Photo by Mounzer Awad on Unsplash
What do I want to do?
Where do I want to do it?
How does one actually get a job?
Why hasn’t anyone prepared me for this?!

Unfortunately, at this stage, you’re well and truly an adult and it’s your job to prepare yourself.

Fortunately, however, La Trobe knows we need a little help, and has a service known as “Career Ready”.

Now, I know that a name like that sounds like standard university spin targeted at undergrads to look good on posters, and put bums on seats. In reality, though, it’s not spin, and it's for researchers, too!

Even better, as the name suggests, it is a service to get you career ready!

Why am I telling you about all of this? Because I went through the all of the above and - SPOILER ALERT - I went to a Career Ready consultation and loved it!

Tuesday, 29 August 2017

Learning to do interdisciplinary research (Helen Young)

Image by Bre Prettis www.flickr.com/photos/bre/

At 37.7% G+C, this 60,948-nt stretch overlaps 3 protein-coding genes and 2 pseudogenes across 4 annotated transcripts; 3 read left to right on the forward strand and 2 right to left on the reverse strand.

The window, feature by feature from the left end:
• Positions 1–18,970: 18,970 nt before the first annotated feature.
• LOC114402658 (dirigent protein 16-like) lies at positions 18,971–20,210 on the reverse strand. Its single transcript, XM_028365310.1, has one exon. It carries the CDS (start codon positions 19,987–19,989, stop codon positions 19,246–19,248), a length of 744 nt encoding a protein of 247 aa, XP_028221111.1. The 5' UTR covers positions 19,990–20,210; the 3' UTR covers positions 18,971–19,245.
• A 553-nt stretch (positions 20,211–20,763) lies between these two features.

Creative Commons license
The Australian Research Council supports interdisciplinary research, which it describes as:

"research that traverses or transcends disciplinary boundaries and which synthesise or integrate methods and knowledge from multiple disciplinary domains."

But, given that most PhDs are completed in one discipline, how do researchers learn to cross those borders?

And why would they?

The short answer is that we live in a complex world and no discipline can find all the answers to the challenges it reveals.

Working epistemologically and methodologically in only one discipline is necessarily limiting because so are disciplines.

Limits aren't inherently bad, but they are, well, limits.

Research can sometimes feel like a jigsaw puzzle and, sometimes, half the pieces are under the couch or in another box.

Tuesday, 22 August 2017

The finals are coming! (Tseen Khoo)

Researchers at La Trobe's Judith Lumley Centre (Franklin Streeet) 
watching their colleague Catina Adams' presentation (at Bundoora)
Photo courtesy of Lisa Amir
Yeah, nah, I'm not talking about the footy grand finals! It's much more important than that.

The finals I'm talking about involve much shorter performances, fewer meat pies, and appropriate hand gestures.

Yes, it's that time of year again: La Trobe's 3MT grand finals!